Protesting transporters decide to resume operations
Seek meeting with LG to ‘sort out problems’
Jammu: Private transporters in Jammu and Kashmir have decided to resume operations from Wednesday after keeping their vehicles off the roads for the past 42 days in protest against the government’s decision to cap the seating capacity at 50 per cent amid surging COVID-19 cases.
However, they sought a meeting with Lt Governor Manoj Sinha to sort out their problems to bring the transport industry “back on track”.
The transporters claim they have suffered huge losses since August 2019 following revocation of special status to the erstwhile state of Jammu and Kashmir and its bifurcation into the union territories of Jammu and Kashmir and Ladakh, besides the coronavirus-induced lockdown.
The private transporters went on an indefinite strike on April 21 demanding a 50 per cent hike in fare to facilitate smooth operations with 50 per cent passengers on board.
“We have taken a decision to cooperate with the government which has given us the permission to ply with 100 per cent capacity in some areas. It is not feasible for the transporters to resume operations with 50 per cent seating capacity as the fuel prices are skyrocketing and the industry is on the receiving end since August 5, 2019,” All J&K Transport Welfare Association chairman T S Wazir told reporters here on Tuesday.
He said the industry provides a boost to economic activities but has suffered immensely due to back-to-back lockdown situations over the past two years.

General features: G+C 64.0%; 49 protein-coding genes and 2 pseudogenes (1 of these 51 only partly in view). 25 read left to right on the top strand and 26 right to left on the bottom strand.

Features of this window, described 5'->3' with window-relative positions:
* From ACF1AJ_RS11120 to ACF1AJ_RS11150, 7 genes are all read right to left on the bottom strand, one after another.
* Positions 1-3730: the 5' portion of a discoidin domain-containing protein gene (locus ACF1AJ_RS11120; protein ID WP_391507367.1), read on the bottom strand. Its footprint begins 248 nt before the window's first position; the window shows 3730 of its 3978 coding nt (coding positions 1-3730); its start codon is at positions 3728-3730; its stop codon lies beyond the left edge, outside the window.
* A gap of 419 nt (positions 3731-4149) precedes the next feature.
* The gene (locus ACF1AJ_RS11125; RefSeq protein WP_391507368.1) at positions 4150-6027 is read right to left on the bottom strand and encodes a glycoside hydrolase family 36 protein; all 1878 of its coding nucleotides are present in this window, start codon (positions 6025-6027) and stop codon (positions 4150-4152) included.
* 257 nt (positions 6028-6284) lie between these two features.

“We have no Amarnath yatra, the rush to Mata Vaishno Devi shrine also dropped drastically and the tourism sector received a big blow and is almost finished after August 2019. The problems compounded with the outbreak of the pandemic which impacted even the marriage functions with the government restricting the number of guests to just 25,” he said.
Wazir appealed to the central government and the Lt Governor to consider their plight and announce a package for the industry including waiving the passenger tax and interest on the loans “to provide breather to the industry which is fighting for its survival”.
“We request the Lt Governor for a direct meeting to listen to our problems so that the train which has derailed can be brought back on its track,” he said.
He also demanded an end to “unnecessary harassment” of transporters on the pretext of checking and scrutiny of documents at various checkpoints.
The process of unlocking began in Jammu and Kashmir on Monday after over a month long ‘corona curfew’ with partial reopening of shops, but the transporters kept their vehicles off the roads demanding revision of the decision related to seating capacity in public transport.